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W. RICHARD DUKELOW

The isolation from ethylene dichloride extracted wheat germ oil (edc-wgo) of long-chain alcoholic compounds which exhibit androgen-like properties has recently been reported (Levin, Collins, Varner, Mosser & Wolf, 1962; Levin, 1963). Improved fertility has been reported in hamsters (Soderwall & Smith, 1962), cattle (Marion, 1962) and sheep (Dukelow & Matalamaki, 1963) following the use of edc-wgo as a food supplement. This communication records findings on sows which were fed the agent before mating until slaughtered during early pregnancy. Eighty sows (11 to 12 months of age) of mixed breeding were allotted either to a treated or a control group immediately after weaning their first litter. The treated group received 60 ml edc-wgo/week. This oil was pre-mixed with the soybean oil meal fraction of the feed and then incorporated in a normal 14% protein ration. No wheat or wheat
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W. RICHARD DUKELOW

Summary.

One hundred and sixty female mink of four colour strains (Pearl, Cameo, Dawn Pastel and Violet) were assigned to eight groups according to age and colour. One-half of each group received wheat germ oil extracted with ethylene dichloride, while control mink received corn oil supplemented with mixed tocopherols. Mean performance data for the control and treated groups respectively were as follows: days from first attempted mating until actual first mating, 3·0 and 2·1; conception rate, 66·3 and 60·0%; young born/pregnant female, 2·29 and 2·45; weight of young at 3 weeks of age, females 93·6 and 95·5 g, and males 101·7 and 105·1 g. Differences between control and treated groups were not statistically significant. Highly significant differences were observed between strains for conception rate, number of male and female young and total young/pregnant female. A significant interaction was noted between wheat germ oil treatment and strain in the number of days required to achieve mating. Previous reproductive history of the females (parous or non-parous) had little effect on the characteristics studied.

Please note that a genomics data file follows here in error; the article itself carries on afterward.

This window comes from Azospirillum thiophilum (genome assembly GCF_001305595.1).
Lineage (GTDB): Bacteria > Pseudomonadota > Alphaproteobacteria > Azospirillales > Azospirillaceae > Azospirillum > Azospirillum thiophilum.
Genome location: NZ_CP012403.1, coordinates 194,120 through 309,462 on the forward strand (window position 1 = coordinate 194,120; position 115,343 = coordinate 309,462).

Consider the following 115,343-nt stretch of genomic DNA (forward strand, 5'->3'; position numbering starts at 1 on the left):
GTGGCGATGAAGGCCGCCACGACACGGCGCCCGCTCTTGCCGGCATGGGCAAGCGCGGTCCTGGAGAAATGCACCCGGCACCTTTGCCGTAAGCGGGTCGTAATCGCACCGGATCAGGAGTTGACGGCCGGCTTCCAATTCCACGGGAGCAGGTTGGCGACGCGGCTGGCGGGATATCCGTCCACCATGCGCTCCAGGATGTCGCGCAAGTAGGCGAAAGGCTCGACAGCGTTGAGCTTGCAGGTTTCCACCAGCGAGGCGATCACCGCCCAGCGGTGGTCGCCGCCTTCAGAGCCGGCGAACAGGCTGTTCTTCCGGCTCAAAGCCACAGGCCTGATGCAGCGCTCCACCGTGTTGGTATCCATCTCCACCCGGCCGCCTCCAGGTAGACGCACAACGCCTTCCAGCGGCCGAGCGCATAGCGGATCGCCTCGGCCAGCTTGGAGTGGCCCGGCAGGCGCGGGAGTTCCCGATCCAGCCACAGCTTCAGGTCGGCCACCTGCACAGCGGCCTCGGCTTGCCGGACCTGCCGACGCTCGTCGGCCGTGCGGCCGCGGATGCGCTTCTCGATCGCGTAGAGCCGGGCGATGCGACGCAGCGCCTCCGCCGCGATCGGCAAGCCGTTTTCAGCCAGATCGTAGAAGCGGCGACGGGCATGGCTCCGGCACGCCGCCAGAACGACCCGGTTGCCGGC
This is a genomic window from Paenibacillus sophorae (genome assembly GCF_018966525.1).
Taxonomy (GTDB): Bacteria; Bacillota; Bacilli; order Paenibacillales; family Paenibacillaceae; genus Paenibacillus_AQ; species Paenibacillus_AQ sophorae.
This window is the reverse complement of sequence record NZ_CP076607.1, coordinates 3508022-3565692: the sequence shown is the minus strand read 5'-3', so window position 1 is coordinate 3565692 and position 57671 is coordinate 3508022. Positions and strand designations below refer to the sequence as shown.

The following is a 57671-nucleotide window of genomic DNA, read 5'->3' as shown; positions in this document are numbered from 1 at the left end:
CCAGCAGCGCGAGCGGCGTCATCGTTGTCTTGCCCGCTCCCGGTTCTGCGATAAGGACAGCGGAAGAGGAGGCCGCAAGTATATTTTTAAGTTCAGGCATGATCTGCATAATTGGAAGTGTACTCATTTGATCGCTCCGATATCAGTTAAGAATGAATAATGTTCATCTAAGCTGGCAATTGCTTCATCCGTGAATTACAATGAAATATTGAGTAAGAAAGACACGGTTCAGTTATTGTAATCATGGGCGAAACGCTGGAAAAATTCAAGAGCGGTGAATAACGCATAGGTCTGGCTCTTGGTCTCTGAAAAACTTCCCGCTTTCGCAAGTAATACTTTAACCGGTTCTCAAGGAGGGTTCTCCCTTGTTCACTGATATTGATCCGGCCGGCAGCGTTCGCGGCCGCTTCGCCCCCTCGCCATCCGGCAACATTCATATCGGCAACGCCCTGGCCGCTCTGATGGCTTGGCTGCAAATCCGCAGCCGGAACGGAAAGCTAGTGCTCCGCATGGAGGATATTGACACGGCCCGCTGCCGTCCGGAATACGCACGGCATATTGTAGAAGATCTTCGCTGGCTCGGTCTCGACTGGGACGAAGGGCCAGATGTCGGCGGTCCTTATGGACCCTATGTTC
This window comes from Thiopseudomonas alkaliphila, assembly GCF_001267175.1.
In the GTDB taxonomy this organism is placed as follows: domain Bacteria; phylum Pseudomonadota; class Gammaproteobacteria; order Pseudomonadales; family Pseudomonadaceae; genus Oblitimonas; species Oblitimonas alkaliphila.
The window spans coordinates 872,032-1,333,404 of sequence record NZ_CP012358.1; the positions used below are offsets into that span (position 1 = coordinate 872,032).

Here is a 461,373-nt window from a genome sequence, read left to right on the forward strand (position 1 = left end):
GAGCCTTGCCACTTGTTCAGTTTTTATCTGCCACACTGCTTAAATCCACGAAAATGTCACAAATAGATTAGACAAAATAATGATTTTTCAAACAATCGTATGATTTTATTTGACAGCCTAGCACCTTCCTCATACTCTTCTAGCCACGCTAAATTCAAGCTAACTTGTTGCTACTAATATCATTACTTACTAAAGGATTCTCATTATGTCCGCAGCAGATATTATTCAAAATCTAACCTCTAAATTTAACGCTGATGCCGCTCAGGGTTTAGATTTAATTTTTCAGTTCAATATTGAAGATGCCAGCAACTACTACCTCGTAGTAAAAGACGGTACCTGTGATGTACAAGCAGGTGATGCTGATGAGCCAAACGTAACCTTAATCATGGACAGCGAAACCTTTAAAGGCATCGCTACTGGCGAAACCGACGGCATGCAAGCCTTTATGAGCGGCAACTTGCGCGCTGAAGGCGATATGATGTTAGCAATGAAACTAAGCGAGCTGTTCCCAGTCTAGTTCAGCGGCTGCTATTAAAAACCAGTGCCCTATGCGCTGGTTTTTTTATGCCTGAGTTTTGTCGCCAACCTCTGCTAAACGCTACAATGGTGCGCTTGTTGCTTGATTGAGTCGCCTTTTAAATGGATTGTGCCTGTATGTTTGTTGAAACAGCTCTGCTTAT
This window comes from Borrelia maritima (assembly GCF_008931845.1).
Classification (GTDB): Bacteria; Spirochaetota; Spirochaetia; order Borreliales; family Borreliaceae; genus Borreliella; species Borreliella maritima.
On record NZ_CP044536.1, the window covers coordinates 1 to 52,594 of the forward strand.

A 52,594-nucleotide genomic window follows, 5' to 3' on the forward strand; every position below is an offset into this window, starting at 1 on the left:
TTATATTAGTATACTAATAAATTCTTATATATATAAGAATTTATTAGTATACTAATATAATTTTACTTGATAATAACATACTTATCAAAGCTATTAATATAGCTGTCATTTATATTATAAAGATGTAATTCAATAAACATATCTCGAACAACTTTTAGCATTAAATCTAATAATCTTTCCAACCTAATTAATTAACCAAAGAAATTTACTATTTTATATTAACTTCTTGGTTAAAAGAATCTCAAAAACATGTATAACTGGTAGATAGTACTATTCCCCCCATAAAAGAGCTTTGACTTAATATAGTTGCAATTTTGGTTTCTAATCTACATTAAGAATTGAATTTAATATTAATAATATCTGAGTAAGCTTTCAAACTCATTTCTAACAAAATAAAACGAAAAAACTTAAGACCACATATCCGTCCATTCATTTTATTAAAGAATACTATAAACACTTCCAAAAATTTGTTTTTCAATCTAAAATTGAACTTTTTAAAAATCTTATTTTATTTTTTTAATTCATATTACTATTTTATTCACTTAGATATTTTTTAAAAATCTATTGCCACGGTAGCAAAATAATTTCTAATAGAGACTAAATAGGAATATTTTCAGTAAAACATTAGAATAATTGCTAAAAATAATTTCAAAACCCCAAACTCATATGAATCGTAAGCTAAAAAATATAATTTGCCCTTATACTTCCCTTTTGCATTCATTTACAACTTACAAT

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W. RICHARD DUKELOW

Summary.

A flock of ninety ewes was divided into two groups and one group was orally drenched with ethylene dichloride extracted wheat germ oil (edc-wgo) over two breeding seasons. In ewes drenched with edc-wgo the lambing percentages of mated ewes increased by 12·9% and the number of ewes lambing by 7·6%. In Guernsey cows given edc-wgo there was no significant effect on the number of services per conception. The possible effects of oxygen uptake increasing components in edc-wgo on early reproductive processes are discussed.

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W. RICHARD DUKELOW and WILLIAM L. WILLIAMS

Spermatozoa attain the ability to fertilize an ovum by incubation in the reproductive tract for a given period of time (capacitation). Recently Bedford & Shalkovsky (1967) and Bedford (1967) have indicated that the final stages of capacitation may be species-specific, normally occur in the oviduct and require from 0·5 to 2·5 hr in the rabbit. Capacitation enables the spermatozoon to penetrate the cumulus oophorus, corona radiata and to initiate fertilization. The work of Dukelow, Chernoff & Williams (1967) suggested that the final stages of capacitation may involve an ovum-sperm interaction occurring on the surface of, or within, the zona pellucida. These workers have suggested that the oviducal environment was detrimental to the fertility of uterine capacitated spermatozoa resident in the oviduct for several hours before ovulation. The objectives of the present study were to determine (1)

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W. RICHARD DUKELOW, H. N. CHERNOFF and W. L. WILLIAMS

Summary.

Seminal plasma from eight species was assayed for decapacitation factor (df) activity. Seminal plasma from the bull, boar, stallion, rabbit and monkey all contained df activity whereas human, rooster and dog seminal plasma did not. The hypothesis is suggested that the presence, or absence, of df in the seminal plasma of a species is indicative of the need for, or lack of, capacitation within that species. Incubation of partially purified df with hyaluronidase, glucose oxidase, lysozyme or Pronase does not affect df activity ; however, such activity was destroyed by incubation with α- or β-amylase. Sialic acid, sialyl lactose and maltose were all ineffective in causing decapacitation or in preventing subsequent decapacitation of uterine sperm.